No part of Indiana’s team has been more impacted by early season injuries than the defensive backfield.
And the revolving door on the back end has no doubt played a role when it comes to a lack of takeaways by what was one of the country’s most productive units in 2020. The Hoosiers have gone from 17 interceptions in eight games last season to just two in five 2021 contests.
Already this season both of IU’s starting safeties have missed time, along with its top four cornerbacks on the depth chart.
It started in week one when senior safety Devon Matthews suffered a frightening upper-body injury after making first contact with his helmet on a tackle at Iowa. That caused Matthews to have to stay behind in Iowa City briefly and then miss two games. On Saturday his fellow starting safety Raheem Layne limped off the field in the second half and did not return against Penn State, and Ole Miss transfer safety Jonathan Haynes has missed time with an injury too.
With the cornerbacks, things have gotten borderline chaotic.
All-American Tiawan Mullen was coming off his best game of the season against Western Kentucky but was a surprise scratch against Penn State due to an injury he suffered in that game a week ago. His All-Big Ten running mate Jaylin Williams suffered a concussion at Western Kentucky, missed much of that game, and made it through the protocol to play at Penn State.
Already the Hoosiers had lost second-stringer Chris Keys for the season with a torn ACL at corner, and on Saturday starter Reese Taylor incurred what appeared to be a leg injury and he didn’t return.
When asked last week where he might turn for depth at cornerback, defensive coordinator Charlton Warren jokingly returned the question with “got anybody in mind?”
Indiana is deep in the defensive backfield, and the answers have been veteran backups. Players like third-year safety Josh Sanguinetti and fourth-year cornerback Noah Pierre have been two who have seen significant roles through the early part of the season.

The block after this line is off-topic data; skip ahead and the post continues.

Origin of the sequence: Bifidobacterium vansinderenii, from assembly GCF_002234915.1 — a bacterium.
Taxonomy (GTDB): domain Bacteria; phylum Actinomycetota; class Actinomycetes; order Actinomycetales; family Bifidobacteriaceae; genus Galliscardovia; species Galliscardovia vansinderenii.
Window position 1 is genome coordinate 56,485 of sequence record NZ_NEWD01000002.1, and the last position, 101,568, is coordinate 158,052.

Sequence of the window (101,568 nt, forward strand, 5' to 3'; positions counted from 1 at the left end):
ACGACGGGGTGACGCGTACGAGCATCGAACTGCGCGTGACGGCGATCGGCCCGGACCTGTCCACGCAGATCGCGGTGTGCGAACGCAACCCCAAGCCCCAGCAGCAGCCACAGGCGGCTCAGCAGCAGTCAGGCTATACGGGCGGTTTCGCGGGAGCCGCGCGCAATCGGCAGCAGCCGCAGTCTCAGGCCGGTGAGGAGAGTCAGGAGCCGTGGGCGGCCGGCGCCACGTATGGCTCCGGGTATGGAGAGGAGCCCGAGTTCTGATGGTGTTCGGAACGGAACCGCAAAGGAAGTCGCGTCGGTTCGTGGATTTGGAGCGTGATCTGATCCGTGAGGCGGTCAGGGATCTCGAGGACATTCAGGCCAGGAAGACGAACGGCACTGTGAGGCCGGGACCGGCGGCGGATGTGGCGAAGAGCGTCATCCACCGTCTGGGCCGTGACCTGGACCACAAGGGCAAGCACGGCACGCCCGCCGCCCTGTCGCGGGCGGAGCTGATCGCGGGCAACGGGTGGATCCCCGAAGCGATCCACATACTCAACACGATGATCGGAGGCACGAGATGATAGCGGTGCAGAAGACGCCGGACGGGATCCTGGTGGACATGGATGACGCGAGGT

While the reserves should be commended for holding down the fort and keeping the defense at a respectable level, things might reset when IU returns to the field on Oct. 16 against Michigan State. Warren appears likely to be able to send out the same group who started the season in Iowa City.
“The good news is with all those guys injured on defense, they all have a prognosis of expecting a full recovery in the short term,” head coach Tom Allen said on Monday.
For a host of reasons not the least of which is the health of the secondary, IU has a well-timed bye week, and this week will be used as an opportunity for everyone, and especially the defensive backs to get their bodies right.
“For some of those guys that means they will not practice this week,” Allen said. “The goal is to get them ready for Sunday night’s practice a week from yesterday to get them ready for a full week of preparation for Michigan State. Many of those guys will be rehabbing heavily this week, but fully expect them to be able to recover and be full speed for the second week of this two week window.”
The defense has held up surprisingly well considering the extent of the injuries and the caliber of the competition through the first five weeks. Meanwhile, things have not been so pleasant on the offensive side of the football, due to a multitude of issues including injuries, transfers and most of all – performance.
The best way to describe Indiana’s back-seven games would be winnable but challenging, with the possible exception of Ohio State, a program that obviously falls much further down on the challenging end of the spectrum. It now seems clear that if the Hoosiers are going to pull some of those contests out, it will be the defense not just leading the way, but taking games over.
And at least for now it looks like they just might be healthy enough to have a chance to get that done.
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